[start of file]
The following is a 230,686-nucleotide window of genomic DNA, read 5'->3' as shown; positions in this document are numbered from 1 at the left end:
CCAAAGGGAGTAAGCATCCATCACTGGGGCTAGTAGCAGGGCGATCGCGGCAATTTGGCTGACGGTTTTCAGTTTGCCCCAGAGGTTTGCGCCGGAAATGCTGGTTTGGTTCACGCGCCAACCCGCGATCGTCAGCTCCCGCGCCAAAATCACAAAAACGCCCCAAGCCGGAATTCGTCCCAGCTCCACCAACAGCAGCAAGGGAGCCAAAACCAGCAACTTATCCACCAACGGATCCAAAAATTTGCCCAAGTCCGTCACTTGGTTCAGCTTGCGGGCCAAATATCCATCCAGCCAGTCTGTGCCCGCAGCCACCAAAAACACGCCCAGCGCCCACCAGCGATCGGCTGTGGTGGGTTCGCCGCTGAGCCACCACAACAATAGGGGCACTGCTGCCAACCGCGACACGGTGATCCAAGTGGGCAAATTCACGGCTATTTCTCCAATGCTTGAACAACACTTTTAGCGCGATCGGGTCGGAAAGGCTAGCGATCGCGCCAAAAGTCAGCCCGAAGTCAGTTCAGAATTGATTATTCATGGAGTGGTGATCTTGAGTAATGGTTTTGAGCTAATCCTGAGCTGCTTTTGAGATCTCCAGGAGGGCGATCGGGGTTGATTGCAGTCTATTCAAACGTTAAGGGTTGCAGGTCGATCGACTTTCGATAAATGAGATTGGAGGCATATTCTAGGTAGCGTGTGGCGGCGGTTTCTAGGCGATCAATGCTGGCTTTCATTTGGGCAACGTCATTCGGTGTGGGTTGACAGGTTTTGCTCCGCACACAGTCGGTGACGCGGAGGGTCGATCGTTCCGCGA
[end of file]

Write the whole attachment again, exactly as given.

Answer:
The following is a 230,686-nucleotide window of genomic DNA, read 5'->3' as shown; positions in this document are numbered from 1 at the left end:
CCAAAGGGAGTAAGCATCCATCACTGGGGCTAGTAGCAGGGCGATCGCGGCAATTTGGCTGACGGTTTTCAGTTTGCCCCAGAGGTTTGCGCCGGAAATGCTGGTTTGGTTCACGCGCCAACCCGCGATCGTCAGCTCCCGCGCCAAAATCACAAAAACGCCCCAAGCCGGAATTCGTCCCAGCTCCACCAACAGCAGCAAGGGAGCCAAAACCAGCAACTTATCCACCAACGGATCCAAAAATTTGCCCAAGTCCGTCACTTGGTTCAGCTTGCGGGCCAAATATCCATCCAGCCAGTCTGTGCCCGCAGCCACCAAAAACACGCCCAGCGCCCACCAGCGATCGGCTGTGGTGGGTTCGCCGCTGAGCCACCACAACAATAGGGGCACTGCTGCCAACCGCGACACGGTGATCCAAGTGGGCAAATTCACGGCTATTTCTCCAATGCTTGAACAACACTTTTAGCGCGATCGGGTCGGAAAGGCTAGCGATCGCGCCAAAAGTCAGCCCGAAGTCAGTTCAGAATTGATTATTCATGGAGTGGTGATCTTGAGTAATGGTTTTGAGCTAATCCTGAGCTGCTTTTGAGATCTCCAGGAGGGCGATCGGGGTTGATTGCAGTCTATTCAAACGTTAAGGGTTGCAGGTCGATCGACTTTCGATAAATGAGATTGGAGGCATATTCTAGGTAGCGTGTGGCGGCGGTTTCTAGGCGATCAATGCTGGCTTTCATTTGGGCAACGTCATTCGGTGTGGGTTGACAGGTTTTGCTCCGCACACAGTCGGTGACGCGGAGGGTCGATCGTTCCGCGA